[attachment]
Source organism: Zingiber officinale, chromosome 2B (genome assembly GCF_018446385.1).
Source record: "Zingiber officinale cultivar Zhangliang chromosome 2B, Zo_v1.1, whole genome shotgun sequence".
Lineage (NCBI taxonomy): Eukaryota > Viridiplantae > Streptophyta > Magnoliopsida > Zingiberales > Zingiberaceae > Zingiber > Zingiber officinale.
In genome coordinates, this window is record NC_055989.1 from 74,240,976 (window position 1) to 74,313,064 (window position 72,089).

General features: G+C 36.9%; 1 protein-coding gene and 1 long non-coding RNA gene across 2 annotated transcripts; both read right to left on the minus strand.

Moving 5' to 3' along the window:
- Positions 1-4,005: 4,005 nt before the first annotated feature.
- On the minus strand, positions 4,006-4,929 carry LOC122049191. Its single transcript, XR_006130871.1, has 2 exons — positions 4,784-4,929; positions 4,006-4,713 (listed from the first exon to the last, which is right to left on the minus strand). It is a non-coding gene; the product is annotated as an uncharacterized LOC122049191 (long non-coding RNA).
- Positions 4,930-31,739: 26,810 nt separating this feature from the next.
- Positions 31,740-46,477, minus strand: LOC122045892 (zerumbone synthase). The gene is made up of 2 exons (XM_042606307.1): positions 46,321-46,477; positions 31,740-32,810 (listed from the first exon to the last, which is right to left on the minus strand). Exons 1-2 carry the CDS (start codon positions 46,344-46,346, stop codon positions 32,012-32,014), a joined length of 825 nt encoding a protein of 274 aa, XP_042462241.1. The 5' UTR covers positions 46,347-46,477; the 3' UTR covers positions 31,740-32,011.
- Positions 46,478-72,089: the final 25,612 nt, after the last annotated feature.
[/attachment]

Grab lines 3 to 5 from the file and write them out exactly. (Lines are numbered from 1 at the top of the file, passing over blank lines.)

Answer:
Lineage (NCBI taxonomy): Eukaryota > Viridiplantae > Streptophyta > Magnoliopsida > Zingiberales > Zingiberaceae > Zingiber > Zingiber officinale.
In genome coordinates, this window is record NC_055989.1 from 74,240,976 (window position 1) to 74,313,064 (window position 72,089).

General features: G+C 36.9%; 1 protein-coding gene and 1 long non-coding RNA gene across 2 annotated transcripts; both read right to left on the minus strand.